Samantha, the Training & Technical Assistance Coordinator with Home Free, provided an engaging and informative training on the basic dynamics of domestic violence (DV). She shared statistics about the prevalence of domestic violence nationally as well as locally, busted many of the myths about DV, explored the effects of domestic violence on adults, discussed reasons why people have a difficult time leaving a relationship with an abusive partner, and shared resources for volunteers to use to assist in being supportive of survivors.
First, we began with a few caveats and ground rules for the training:
1. Domestic Violence (DV) is a complex topic, so the purpose of this training is to use the amount of time given to provide a very basic overview of some of the dynamics of DV. The focus for this training was on adult survivors of DV, but there is a great deal more information on more specific aspects of this issue, including the impacts on children exposed to batterers, abuse against seniors and people with disabilities, the prevention of violence against women and children, DV in same-sex or same-gender relationships, dynamics for specific populations, etc. Because DV is an oppression issue, it’s really hard to talk about adequately without also talking about other forms of oppression (like, racism, classism, homophobia, sexism) – but these issues are themselves enormous topics and giving them short-shrift doesn’t do them justice; that said, we’ll be sure to weave in information the best we can in the time we have.
2. Whenever we’re talking about violence and trauma we know that there are survivors in the room – whether that’s people who’ve been hurt or controlled in an intimate relationship, or those who grew up in a home where there was DV. Everyone was encouraged to take good care of themselves throughout the training, knowing that this information can be hard to talk about. Those who don’t identify as survivors were reminded to keep respect for survivors in the forefront of their minds as we talk about this issue.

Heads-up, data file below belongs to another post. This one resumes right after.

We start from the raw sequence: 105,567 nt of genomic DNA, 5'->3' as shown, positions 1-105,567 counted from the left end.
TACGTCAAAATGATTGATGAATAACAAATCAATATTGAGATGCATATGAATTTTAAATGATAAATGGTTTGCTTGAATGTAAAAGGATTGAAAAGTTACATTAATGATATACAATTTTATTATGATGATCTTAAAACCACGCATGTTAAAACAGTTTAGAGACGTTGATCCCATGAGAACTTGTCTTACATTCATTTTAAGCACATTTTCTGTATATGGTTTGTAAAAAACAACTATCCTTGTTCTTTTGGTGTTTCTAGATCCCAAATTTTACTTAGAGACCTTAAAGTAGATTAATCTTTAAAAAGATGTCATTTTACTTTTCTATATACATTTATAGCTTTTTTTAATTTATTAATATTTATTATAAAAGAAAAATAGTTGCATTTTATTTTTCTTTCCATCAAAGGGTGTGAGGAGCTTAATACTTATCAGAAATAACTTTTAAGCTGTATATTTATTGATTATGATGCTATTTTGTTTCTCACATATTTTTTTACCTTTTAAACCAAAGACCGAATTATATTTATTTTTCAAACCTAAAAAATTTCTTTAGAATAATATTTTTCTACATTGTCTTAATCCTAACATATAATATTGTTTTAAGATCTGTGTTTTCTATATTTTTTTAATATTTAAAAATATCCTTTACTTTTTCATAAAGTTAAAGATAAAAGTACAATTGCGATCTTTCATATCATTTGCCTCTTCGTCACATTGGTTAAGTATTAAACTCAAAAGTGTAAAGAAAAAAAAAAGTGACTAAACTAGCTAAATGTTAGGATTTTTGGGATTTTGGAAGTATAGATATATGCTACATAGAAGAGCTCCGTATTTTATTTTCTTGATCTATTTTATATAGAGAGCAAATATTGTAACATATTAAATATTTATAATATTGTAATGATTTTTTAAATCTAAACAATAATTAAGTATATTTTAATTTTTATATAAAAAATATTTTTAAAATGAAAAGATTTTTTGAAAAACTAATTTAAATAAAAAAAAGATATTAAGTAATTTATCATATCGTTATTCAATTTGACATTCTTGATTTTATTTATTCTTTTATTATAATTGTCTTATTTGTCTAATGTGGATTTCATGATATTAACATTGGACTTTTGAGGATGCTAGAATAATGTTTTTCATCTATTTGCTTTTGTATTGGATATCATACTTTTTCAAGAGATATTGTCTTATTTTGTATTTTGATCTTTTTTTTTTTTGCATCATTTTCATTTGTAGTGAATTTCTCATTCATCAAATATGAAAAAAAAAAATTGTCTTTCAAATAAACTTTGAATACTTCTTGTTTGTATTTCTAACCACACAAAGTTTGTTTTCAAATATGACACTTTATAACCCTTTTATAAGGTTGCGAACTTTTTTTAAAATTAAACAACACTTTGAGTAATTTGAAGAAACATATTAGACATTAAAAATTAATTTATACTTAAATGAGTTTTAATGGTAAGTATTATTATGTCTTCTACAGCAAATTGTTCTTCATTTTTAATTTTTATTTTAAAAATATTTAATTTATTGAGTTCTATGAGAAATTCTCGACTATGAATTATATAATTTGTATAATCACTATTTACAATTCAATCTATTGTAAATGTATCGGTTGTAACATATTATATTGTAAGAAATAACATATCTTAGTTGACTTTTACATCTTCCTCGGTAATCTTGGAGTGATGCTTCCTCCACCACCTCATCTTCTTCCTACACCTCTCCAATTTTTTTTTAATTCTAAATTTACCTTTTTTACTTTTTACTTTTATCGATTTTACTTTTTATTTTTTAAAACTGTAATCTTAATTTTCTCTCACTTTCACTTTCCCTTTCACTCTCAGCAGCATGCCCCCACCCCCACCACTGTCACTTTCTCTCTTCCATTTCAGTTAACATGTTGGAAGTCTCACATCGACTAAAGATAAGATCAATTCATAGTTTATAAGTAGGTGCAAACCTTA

3. The training session (and this blog post) will use gendered pronouns – batterers/abusers will be referred to as “he/him” and victims/survivors as “she/her.” The main reason for using gendered pronouns today is that in the vast majority of DV cases it is a man who is battering a woman. However, DV happens at roughly equal rates in same-sex and same-gender relationships as it does in heterosexual relationships, and of course there are cases where it is a woman who is abusing a man. The use of gendered pronouns is in no way meant to minimize, ignore, disregard, or otherwise silence the experience of those who are / have survived DV where these pronouns don’t fit.
We started with a brief look at the prevalence of DV via some statistics: To see a sample of some statistics about Domestic Violence prevalence, click on the link: Domestic Violence Statistics For additional statistics, you can click here http://www.futureswithoutviolence.org/userfiles/file/Children_and_Families/DomesticViolence.pdf
A few of the Myths & Facts about Domestic Violence that were discussed are:
Myth: I heard that Domestic Violence isn’t very common. Fact: The truth is that 1 out of every 7 women ages 18-64 was physically abused by an intimate partner in the Multnomah County in the past year (Multnomah County Health Department, 2000).
Myth: I heard that domestic violence only happens in low-income families. Fact: The truth is that domestic violence happens in all kinds of families: rich and poor; urban, suburban, and rural; in sexual and gender minority communities; in every part of the country; in every racial and age group.
Myth: I heard that physical violence usually happens only once or twice in a relationship. Fact: The truth is that most abuse happens over and over again – the violence gets more frequent and more severe over time.
Myth: I heard that some women’s behavior justifies or provokes being abused by their partner. Fact: The truth is there’s no justification for abusing one’s partner, and using violence, power, and control is a choice. Abusers often try to justify or excuse their abusive behavior – frequently through blaming the victim or refusing to take any personal accountability. This myth perpetuates the same victim blaming, and fails to hold abusers accountable for their actions and their choices.
Myth: I heard that domestic violence doesn’t have a big effect on kids, or that if a child doesn’t see the violence they won’t be affected by it. Fact: The truth is that domestic violence harms children even if they aren’t the target of the violence, and they can hear and see the effects in has on their home and on their mom. They live in that emotional climate and can feel the tension. Also, the presence of DV in the home can be a risk factor for child abuse.
Myth: I heard that kids who witness domestic violence need intensive mental health services. Fact: The truth is that the effects of witnessing domestic violence vary from child to child based on their experience. Some factors that might shape their reactions include the length and severity of the abuse, if the child was abused directly, what kind of support system the child has, and the child’s personal resiliency.